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Things are not as they seemed in EE101
March 22, 2012 10:05 AM   Subscribe

A series circuit of 1 battery, 1 resistor, 3 switches, and 3 LEDs. What happens when you turn on each switch?

Solution. Pause at 0:24, if it helps you.
posted by 0xFCAF (90 comments total) 47 users marked this as a favorite

 
How does it work?

Obviously, elvish magic. There are small elves in the wires. QED.
posted by Wolfdog at 10:13 AM on March 22, 2012 [1 favorite]


BRILLIANT! Thanks so much!
posted by JimmyJames at 10:14 AM on March 22, 2012


Yes, if you pause the solution at 0:24, you can clearly see the characteristic runes.
posted by Wolfdog at 10:15 AM on March 22, 2012 [2 favorites]


I clearly understand nothing about electricity and circuits, because I don't even see why this is supposed to be surprising. I haven't felt this baffled in a long time.
posted by King Bee at 10:17 AM on March 22, 2012


A certain segment of the population would look at this and say, "so what?" because they don't understand how electricity works and well, why wouldn't switches turn on lights like that? Isn't that how it works? You just wire stuff up and Bob's your uncle.

Another segment will look at this and say, "meh" because they're already knowledgable about RF and bandpass and all that good stuff and will have figured it out after a couple seconds.

But if you know just enough about electricity to know how to wire up a house, or maybe fix a broken lamp or something, this is magic.
posted by seanmpuckett at 10:19 AM on March 22, 2012 [27 favorites]


I was curious why LED symbols weren't used in the original schematic. I wondered maybe he somehow overlooked them.

Anyhow, I was hoping for some kind of paradox behavior rather than a trick circuit that can't be spotted on a youtube clip.
posted by 2N2222 at 10:21 AM on March 22, 2012 [7 favorites]


I think the magic is in the switches. If I had to guess there is an oscillation in the current (create by each switch) that puts a single LED in phase.
posted by kuatto at 10:22 AM on March 22, 2012 [1 favorite]


Another segment will look at this and say, "meh" because they're already knowledgable about RF and bandpass and all that good stuff and will have figured it out after a couple seconds.

This was posted all over electronics sites/boards, and almost nobody figured it out. The solution was posted a long time after the first video was. The consensus was that it was "photoshopped."

Once the solution was posted, the consensus was that this was the most epic physics troll, and also that the guy is a deadbug soldering GOD. Like, holy shit.
posted by Threeway Handshake at 10:22 AM on March 22, 2012 [14 favorites]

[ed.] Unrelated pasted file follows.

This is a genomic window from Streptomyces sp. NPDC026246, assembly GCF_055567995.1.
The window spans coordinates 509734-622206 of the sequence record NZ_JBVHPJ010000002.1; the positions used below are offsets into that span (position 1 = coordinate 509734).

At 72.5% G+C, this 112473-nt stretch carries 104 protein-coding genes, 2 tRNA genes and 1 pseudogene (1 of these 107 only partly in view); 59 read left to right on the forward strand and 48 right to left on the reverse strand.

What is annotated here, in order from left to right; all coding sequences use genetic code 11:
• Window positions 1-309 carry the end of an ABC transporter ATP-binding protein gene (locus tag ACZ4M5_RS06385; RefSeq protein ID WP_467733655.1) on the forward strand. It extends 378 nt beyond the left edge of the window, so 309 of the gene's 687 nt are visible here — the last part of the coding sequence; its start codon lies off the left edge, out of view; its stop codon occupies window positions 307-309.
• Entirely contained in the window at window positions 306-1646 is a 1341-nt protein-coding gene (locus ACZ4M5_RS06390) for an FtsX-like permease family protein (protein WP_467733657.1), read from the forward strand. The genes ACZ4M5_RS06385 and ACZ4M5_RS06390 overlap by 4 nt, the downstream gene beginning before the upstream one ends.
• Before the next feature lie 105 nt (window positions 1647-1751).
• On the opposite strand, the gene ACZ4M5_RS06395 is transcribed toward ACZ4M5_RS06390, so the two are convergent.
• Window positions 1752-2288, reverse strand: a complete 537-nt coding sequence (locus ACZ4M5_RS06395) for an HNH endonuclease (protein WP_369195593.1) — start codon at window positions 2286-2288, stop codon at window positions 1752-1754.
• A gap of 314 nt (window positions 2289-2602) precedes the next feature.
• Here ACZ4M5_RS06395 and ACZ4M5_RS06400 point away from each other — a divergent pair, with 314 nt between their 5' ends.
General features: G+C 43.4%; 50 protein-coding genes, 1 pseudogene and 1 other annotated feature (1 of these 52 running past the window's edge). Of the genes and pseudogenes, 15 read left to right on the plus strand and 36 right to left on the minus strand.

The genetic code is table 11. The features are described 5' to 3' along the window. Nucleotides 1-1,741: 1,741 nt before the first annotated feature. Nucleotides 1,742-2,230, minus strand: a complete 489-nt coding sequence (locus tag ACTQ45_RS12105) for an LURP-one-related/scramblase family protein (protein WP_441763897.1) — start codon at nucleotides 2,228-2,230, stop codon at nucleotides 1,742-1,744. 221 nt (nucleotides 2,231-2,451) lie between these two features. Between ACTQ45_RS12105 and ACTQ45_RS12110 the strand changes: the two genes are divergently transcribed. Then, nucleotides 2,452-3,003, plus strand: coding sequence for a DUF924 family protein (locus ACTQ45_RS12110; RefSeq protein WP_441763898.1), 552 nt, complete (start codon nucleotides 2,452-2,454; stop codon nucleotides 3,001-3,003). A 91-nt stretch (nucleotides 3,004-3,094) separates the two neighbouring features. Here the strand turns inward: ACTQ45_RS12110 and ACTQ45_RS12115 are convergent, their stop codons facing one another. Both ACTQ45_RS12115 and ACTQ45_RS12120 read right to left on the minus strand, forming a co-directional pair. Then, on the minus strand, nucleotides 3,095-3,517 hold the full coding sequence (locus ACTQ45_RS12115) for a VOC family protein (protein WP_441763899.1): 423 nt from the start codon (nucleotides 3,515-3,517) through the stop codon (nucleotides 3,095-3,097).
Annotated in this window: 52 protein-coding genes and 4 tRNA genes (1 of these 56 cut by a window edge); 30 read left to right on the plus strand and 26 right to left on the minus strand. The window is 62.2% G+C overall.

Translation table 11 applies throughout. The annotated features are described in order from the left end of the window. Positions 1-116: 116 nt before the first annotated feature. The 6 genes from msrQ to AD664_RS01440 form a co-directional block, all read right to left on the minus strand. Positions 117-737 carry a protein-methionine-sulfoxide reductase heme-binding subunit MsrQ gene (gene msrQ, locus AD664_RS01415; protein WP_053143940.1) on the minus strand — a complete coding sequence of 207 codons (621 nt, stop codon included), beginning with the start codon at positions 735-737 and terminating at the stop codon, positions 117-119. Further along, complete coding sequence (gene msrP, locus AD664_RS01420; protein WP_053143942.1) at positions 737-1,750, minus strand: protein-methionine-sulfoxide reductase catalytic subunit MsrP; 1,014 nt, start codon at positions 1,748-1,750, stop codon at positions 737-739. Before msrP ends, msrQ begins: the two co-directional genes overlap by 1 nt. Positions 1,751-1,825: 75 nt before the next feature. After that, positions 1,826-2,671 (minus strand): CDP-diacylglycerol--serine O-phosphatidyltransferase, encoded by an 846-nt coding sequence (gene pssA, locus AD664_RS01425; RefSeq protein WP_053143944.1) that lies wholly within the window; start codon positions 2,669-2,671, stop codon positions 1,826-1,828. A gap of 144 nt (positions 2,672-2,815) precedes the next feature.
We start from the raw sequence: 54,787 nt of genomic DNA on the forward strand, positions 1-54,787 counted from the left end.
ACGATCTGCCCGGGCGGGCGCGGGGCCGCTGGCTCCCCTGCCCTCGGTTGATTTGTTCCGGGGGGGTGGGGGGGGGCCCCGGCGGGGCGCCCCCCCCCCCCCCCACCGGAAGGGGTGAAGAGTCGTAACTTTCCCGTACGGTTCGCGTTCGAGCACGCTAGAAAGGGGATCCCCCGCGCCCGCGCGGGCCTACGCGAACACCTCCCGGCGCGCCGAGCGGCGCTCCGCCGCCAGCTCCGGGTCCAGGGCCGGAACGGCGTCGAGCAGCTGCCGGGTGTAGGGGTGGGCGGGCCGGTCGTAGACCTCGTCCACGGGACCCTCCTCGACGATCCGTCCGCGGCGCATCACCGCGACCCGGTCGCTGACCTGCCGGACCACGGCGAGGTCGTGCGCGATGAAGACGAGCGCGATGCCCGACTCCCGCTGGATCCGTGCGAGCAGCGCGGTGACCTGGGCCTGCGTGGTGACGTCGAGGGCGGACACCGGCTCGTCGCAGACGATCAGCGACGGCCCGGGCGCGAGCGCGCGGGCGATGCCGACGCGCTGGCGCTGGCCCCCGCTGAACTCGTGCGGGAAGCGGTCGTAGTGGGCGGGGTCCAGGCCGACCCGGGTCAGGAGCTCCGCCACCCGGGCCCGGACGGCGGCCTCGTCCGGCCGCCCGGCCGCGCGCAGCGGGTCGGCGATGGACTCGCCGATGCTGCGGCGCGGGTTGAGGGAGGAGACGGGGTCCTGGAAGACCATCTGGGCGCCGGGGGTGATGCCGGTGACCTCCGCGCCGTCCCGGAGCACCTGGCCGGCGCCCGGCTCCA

So, if I want to understand why this is "magic", where do I start?
posted by King Bee at 10:23 AM on March 22, 2012


I'm definitely in that "magic" segment. It's magic because we expect electricity to move like a flow (somewhat like water) where the switches act like gates on a path. No power gets through without all three gates being open. Once the three gates are open, the power should light up all three LEDs.

Any chance at a plain English explanation of how he's done this?
posted by Wulfhere at 10:24 AM on March 22, 2012 [1 favorite]


(deadbug meaning, that the circuit is a surface mount, usually soldered into a board where the pins will fit into holes, but it is flipped over and freestanding so the pins make it look like a dead bug)
posted by Threeway Handshake at 10:24 AM on March 22, 2012 [1 favorite]


To help explain the this is magic feeling to the "so what?" people, imagine if you had a garden hose with three people standing on it so the water wouldn't go, and three sprinkler heads on it.

If person A steps off the hose, sprinkler A goes off. But there are two other people still standing on the hose! Then person C steps off, and sprinkler C goes. BUT PERSON B IS STILL ON THE HOSE!

That's what it looks like, but with electricity.
posted by seanmpuckett at 10:25 AM on March 22, 2012 [7 favorites]


So he's good at soldering, and maybe that's a clever circuit... surely there are better uses of this than prop magic?
posted by cmoj at 10:26 AM on March 22, 2012


I am squarely in the 'magic' bucket because even with the solution schematic I have no fucking clue what's going on. I can understand how you might make a circuit that can do 1+2, 2+3, or just 2, but I don't understand how the 1+2+3 case works.

King Bee: The magic here is that each of the 3 switches in the top row should, when in the "open"/"off" position, interrupt the flow of current through the entire circuit, turning off all 3 LEDs. Once all 3 switches are on, current should flow through the entire circuit, lighting up all 3 LEDs simultaneously. In no normal configuration can you have 3 LEDs in a row ("series") where they can be lit and unlit independently. Think of old-timey Christmas lights where one dead bulb means your whole strand is unlit.
posted by 0xFCAF at 10:26 AM on March 22, 2012 [1 favorite]


More information on "dead bug" circuit building.
posted by filthy light thief at 10:27 AM on March 22, 2012


Why this seemed photoshop/magic:

It is in series. All switches on should make all the lights on. Any switch being off should make all of the lights turn off.
posted by Threeway Handshake at 10:28 AM on March 22, 2012


So the secret is lie on the original schematic... Got it.
posted by MrBobaFett at 10:30 AM on March 22, 2012 [9 favorites]


That's terrible soldering. A soldering iron is not a spoon for solder.
posted by le morte de bea arthur at 10:36 AM on March 22, 2012 [1 favorite]


Any chance at a plain English explanation of how he's done this?